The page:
Insurance Professional Navigates Tax Fraud Nightmare

Tax fraud happens all the time. And without the right resources at your back, it can be a nightmare. Just ask Melissa Richardson.

When Richardson efiled her 2013 tax return through a popular online service, she received an “already filed” message and was confused. “I thought there is no way anybody would steal my identity. I’m just a normal middle-class person and you think that would happen to people with a lot of money and assets,” explains Richardson. Unfortunately, she was wrong. Identity thieves focus on personal information, not income.

Richardson’s first response was a logical one: call the IRS and straighten it out. But she quickly realized she was going to be caught in a growing web of red tape. “I probably spent 10 to 15 hours on the phone trying to get through to the IRS to understand what to do,” she says. Even after following directions, she wasn’t getting responses after more than 60 days, and her $1,100 Federal refund still wasn’t on the radar.

Fortunately, Richardson remembered that she had a free CyberScout policy through her employer, so she contacted CyberScout for help.

Richardson found the very first call to be a relief. “With the IRS, I kept getting conflicting answers, depending on who I talked to. But my CyberScout fraud investigator, Juli Kennedy, knew exactly what to do,” says Richardson. Kennedy immediately took steps to secure Richardson’s identity and credit by:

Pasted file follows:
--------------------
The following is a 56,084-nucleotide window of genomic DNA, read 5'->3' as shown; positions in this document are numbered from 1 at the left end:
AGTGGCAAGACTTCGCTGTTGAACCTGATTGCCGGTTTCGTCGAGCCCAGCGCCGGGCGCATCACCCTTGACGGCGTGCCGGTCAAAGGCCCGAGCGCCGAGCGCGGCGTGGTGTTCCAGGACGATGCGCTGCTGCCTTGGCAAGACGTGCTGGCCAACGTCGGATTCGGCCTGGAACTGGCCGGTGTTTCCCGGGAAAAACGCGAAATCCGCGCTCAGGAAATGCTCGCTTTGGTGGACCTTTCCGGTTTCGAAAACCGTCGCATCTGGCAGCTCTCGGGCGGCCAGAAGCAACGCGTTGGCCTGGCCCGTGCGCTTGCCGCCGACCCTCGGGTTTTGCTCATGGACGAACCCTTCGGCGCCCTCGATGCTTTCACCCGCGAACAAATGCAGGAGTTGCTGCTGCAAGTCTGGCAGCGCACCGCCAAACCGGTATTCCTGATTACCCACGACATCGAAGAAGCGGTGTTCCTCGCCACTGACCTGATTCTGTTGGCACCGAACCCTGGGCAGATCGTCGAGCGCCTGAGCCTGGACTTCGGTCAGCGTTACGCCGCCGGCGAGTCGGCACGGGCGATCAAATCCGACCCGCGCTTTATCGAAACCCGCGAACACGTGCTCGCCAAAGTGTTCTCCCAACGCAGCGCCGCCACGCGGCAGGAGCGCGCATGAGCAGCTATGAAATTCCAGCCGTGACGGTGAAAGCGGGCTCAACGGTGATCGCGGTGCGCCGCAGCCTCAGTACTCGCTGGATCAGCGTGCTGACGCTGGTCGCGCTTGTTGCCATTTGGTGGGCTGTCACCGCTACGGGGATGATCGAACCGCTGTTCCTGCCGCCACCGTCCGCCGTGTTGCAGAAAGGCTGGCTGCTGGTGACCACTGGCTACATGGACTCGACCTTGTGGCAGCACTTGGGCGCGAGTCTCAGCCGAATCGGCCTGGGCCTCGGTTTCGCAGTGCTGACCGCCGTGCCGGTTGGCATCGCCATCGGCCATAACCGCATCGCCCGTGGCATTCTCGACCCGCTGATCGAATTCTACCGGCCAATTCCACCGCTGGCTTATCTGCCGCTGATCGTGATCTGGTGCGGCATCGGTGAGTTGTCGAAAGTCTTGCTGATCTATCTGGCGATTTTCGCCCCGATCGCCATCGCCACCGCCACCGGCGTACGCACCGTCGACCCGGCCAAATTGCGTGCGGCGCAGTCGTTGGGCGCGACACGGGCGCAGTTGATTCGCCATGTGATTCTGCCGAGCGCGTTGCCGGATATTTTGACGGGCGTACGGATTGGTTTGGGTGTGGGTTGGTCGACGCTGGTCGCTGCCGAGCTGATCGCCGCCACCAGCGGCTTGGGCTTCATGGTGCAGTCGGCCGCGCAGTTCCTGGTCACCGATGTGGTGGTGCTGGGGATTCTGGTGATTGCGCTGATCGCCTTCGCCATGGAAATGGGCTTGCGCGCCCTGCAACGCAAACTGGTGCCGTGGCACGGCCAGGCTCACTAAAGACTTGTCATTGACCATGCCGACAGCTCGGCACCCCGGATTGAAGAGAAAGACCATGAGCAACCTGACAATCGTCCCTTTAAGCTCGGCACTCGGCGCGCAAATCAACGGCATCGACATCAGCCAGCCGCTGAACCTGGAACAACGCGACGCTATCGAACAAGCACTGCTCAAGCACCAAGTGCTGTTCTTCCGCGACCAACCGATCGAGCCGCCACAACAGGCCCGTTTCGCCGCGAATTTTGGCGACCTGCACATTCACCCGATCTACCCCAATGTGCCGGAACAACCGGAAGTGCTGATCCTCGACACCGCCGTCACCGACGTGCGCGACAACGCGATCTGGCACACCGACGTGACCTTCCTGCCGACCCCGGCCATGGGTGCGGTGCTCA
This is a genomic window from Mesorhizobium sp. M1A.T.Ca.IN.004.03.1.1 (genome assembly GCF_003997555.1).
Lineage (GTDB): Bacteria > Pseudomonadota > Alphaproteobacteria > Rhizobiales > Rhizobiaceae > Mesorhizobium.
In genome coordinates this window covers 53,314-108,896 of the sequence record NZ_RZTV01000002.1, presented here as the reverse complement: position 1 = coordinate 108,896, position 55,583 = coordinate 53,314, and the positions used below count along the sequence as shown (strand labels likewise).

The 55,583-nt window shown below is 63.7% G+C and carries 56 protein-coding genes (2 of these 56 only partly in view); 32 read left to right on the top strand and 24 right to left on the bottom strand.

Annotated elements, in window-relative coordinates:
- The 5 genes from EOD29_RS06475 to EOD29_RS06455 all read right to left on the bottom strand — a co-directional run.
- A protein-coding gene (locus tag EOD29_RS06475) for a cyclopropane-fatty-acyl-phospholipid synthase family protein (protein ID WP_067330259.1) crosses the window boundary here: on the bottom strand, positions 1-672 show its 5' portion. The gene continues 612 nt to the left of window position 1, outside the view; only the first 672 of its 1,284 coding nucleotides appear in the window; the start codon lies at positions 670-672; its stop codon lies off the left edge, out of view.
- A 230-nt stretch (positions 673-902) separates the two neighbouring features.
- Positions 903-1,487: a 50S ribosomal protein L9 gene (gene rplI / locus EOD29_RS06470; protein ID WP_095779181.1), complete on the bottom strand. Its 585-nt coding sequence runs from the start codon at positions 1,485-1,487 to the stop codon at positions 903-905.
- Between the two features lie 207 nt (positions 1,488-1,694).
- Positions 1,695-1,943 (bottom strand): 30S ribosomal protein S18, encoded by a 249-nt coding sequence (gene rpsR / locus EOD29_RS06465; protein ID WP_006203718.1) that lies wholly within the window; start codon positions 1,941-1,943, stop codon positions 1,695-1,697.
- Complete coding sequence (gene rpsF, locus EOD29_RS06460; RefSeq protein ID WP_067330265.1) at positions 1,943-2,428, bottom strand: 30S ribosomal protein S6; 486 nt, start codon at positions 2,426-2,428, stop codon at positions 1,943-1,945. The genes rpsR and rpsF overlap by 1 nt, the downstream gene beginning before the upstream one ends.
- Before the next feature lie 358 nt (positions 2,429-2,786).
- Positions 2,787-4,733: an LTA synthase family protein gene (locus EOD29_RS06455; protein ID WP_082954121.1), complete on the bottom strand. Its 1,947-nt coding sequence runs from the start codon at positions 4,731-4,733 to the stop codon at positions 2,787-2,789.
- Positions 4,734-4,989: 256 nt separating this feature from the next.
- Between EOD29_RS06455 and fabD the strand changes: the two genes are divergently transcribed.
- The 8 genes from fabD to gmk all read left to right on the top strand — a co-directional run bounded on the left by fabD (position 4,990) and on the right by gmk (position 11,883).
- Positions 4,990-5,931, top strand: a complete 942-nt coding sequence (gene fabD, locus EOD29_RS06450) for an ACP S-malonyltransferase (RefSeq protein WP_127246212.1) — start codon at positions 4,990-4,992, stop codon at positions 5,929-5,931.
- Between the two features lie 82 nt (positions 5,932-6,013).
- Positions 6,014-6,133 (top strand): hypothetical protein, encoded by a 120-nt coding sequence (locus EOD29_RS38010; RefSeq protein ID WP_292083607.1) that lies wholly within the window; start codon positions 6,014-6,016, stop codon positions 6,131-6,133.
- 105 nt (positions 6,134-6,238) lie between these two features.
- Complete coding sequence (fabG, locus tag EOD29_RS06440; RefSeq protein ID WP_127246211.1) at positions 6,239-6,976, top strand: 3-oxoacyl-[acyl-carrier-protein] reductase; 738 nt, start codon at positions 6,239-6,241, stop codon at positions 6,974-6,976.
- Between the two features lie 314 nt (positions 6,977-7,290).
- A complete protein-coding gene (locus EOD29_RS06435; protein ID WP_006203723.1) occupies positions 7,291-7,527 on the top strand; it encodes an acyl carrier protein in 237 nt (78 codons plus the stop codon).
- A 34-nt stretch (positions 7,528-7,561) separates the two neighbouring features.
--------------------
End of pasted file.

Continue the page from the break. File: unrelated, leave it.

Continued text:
•    Calling the three major credit bureaus to place fraud alerts on Richardson’s credit files.
•    Clarifying how to handle the process with the IRS and explaining the importance of keeping copies of everything she sent to them. “I was so upset about the situation, I hadn’t even thought about a lot of this stuff,” says Richardson.

Richardson says that having an advocate on her side made a huge difference in the end, “Juli would just call to see how things were going and let me vent. It saved me a lot of time instead of trying to figure things out myself,” explains Richardson.

In the end, Richardson received her federal tax refund in less than a year after detecting the fraud, which is faster than average. As to what actually happened, Richardson still doesn’t have a clear picture.

“The IRS would only tell me that someone from Miami used my maiden name, Social Security number and an old address, along with some made-up information, to get a tax refund,” Richardson explains. “It’s sad it happened, but it was great to have CyberScout there for me throughout this scary process. It could have been a lot worse.”